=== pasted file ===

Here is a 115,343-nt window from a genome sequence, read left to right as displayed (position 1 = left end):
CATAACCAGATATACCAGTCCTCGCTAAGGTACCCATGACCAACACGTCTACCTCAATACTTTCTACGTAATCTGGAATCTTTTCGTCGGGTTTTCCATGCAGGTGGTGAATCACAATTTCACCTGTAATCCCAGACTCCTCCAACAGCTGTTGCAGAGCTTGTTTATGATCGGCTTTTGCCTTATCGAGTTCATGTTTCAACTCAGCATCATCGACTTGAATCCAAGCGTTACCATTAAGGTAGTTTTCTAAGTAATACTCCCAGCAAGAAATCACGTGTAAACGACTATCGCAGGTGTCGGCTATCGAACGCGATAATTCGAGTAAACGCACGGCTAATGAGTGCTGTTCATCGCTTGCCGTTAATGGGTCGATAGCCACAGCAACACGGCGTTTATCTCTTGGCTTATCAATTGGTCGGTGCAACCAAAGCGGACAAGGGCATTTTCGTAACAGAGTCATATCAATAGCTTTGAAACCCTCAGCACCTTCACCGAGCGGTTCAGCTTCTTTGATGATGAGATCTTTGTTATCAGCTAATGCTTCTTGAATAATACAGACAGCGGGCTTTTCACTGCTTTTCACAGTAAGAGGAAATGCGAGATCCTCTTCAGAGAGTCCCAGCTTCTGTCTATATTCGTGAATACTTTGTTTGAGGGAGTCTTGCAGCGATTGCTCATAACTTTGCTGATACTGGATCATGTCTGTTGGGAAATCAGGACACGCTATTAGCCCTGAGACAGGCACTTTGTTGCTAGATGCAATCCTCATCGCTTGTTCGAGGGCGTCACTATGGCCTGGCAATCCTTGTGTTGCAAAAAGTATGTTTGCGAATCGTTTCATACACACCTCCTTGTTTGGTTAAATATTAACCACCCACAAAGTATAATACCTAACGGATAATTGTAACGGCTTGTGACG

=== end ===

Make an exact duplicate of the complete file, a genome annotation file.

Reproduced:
Here is a 115,343-nt window from a genome sequence, read left to right as displayed (position 1 = left end):
CATAACCAGATATACCAGTCCTCGCTAAGGTACCCATGACCAACACGTCTACCTCAATACTTTCTACGTAATCTGGAATCTTTTCGTCGGGTTTTCCATGCAGGTGGTGAATCACAATTTCACCTGTAATCCCAGACTCCTCCAACAGCTGTTGCAGAGCTTGTTTATGATCGGCTTTTGCCTTATCGAGTTCATGTTTCAACTCAGCATCATCGACTTGAATCCAAGCGTTACCATTAAGGTAGTTTTCTAAGTAATACTCCCAGCAAGAAATCACGTGTAAACGACTATCGCAGGTGTCGGCTATCGAACGCGATAATTCGAGTAAACGCACGGCTAATGAGTGCTGTTCATCGCTTGCCGTTAATGGGTCGATAGCCACAGCAACACGGCGTTTATCTCTTGGCTTATCAATTGGTCGGTGCAACCAAAGCGGACAAGGGCATTTTCGTAACAGAGTCATATCAATAGCTTTGAAACCCTCAGCACCTTCACCGAGCGGTTCAGCTTCTTTGATGATGAGATCTTTGTTATCAGCTAATGCTTCTTGAATAATACAGACAGCGGGCTTTTCACTGCTTTTCACAGTAAGAGGAAATGCGAGATCCTCTTCAGAGAGTCCCAGCTTCTGTCTATATTCGTGAATACTTTGTTTGAGGGAGTCTTGCAGCGATTGCTCATAACTTTGCTGATACTGGATCATGTCTGTTGGGAAATCAGGACACGCTATTAGCCCTGAGACAGGCACTTTGTTGCTAGATGCAATCCTCATCGCTTGTTCGAGGGCGTCACTATGGCCTGGCAATCCTTGTGTTGCAAAAAGTATGTTTGCGAATCGTTTCATACACACCTCCTTGTTTGGTTAAATATTAACCACCCACAAAGTATAATACCTAACGGATAATTGTAACGGCTTGTGACG